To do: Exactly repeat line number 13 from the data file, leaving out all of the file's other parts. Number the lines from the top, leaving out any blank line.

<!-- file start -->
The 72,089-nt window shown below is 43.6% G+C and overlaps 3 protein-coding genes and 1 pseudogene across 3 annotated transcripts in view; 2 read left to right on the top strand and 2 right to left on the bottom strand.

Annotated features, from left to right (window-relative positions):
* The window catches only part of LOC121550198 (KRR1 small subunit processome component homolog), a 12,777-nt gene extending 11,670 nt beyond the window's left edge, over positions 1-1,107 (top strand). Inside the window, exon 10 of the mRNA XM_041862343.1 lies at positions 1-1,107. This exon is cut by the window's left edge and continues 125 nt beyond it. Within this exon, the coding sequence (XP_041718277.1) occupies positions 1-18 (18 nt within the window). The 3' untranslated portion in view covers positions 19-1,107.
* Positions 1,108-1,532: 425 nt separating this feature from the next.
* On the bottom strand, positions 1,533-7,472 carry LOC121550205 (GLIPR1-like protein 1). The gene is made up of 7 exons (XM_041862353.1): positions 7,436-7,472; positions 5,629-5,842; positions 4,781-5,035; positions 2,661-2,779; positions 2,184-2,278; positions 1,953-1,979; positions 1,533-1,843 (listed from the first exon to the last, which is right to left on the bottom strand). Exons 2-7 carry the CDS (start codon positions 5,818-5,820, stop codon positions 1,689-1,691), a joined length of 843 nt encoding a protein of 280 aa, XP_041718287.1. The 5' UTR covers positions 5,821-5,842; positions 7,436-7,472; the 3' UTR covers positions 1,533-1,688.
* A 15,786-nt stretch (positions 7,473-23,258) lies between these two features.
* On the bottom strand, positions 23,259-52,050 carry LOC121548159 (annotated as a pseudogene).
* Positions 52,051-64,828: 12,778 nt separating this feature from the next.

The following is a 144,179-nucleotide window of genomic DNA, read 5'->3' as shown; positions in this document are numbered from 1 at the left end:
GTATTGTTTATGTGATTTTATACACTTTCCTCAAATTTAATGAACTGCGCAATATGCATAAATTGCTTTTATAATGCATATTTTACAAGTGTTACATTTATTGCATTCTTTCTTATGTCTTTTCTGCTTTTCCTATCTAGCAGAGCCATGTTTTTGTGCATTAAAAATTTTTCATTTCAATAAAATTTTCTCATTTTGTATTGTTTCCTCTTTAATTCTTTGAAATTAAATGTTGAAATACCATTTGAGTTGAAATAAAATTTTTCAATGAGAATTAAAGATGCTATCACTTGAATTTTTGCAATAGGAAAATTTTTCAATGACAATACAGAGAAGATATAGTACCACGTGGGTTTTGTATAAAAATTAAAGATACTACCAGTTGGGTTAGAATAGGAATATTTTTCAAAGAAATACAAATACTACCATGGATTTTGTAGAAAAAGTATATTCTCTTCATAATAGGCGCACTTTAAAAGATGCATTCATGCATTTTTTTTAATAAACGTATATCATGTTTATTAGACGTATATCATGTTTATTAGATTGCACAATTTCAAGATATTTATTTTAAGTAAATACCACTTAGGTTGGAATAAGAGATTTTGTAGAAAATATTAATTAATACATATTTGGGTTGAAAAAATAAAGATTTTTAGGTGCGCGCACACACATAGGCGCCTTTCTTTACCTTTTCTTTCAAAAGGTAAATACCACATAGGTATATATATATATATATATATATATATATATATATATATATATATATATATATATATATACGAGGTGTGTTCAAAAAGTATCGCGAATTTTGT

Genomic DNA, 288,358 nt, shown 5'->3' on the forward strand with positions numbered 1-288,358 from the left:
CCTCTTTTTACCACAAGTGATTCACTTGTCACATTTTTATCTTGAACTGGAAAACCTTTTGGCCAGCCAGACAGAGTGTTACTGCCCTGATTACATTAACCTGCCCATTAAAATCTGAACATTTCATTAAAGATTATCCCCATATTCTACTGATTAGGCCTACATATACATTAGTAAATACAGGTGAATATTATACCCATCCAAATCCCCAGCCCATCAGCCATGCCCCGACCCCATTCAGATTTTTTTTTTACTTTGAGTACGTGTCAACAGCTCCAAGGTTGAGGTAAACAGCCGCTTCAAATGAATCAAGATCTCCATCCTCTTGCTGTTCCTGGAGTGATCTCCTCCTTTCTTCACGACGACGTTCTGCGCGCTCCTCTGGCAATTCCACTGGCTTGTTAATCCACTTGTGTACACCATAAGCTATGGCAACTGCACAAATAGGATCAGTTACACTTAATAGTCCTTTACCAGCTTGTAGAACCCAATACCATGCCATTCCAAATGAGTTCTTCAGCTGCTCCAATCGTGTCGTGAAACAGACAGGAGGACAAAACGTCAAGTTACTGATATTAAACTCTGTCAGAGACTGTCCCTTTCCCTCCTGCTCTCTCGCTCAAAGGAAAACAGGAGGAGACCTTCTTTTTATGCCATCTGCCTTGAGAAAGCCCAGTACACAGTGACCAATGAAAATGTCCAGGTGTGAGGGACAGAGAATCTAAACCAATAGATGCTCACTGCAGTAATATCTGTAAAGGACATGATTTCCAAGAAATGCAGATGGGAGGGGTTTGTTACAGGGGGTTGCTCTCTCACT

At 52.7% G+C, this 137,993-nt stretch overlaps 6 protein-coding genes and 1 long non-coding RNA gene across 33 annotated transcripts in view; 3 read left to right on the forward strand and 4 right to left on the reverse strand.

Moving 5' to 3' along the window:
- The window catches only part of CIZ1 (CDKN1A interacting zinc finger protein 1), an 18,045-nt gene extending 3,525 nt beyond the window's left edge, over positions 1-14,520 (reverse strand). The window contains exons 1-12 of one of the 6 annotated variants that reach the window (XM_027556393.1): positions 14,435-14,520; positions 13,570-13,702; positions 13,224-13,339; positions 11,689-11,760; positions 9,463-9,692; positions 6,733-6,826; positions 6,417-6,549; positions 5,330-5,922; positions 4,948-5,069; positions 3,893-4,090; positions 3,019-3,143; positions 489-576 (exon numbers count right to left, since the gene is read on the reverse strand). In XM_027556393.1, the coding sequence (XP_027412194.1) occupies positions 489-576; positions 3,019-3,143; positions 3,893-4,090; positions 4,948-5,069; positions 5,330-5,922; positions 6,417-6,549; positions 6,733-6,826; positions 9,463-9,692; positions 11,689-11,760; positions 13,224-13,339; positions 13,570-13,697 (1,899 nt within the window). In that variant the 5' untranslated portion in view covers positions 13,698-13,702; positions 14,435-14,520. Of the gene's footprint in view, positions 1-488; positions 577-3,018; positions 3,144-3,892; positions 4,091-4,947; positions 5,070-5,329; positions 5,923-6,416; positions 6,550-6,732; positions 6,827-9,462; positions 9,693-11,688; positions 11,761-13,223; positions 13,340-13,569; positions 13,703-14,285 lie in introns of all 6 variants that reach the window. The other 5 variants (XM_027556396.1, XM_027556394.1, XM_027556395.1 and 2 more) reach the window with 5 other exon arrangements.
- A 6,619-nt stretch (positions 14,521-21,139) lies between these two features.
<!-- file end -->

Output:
At 52.7% G+C, this 137,993-nt stretch overlaps 6 protein-coding genes and 1 long non-coding RNA gene across 33 annotated transcripts in view; 3 read left to right on the forward strand and 4 right to left on the reverse strand.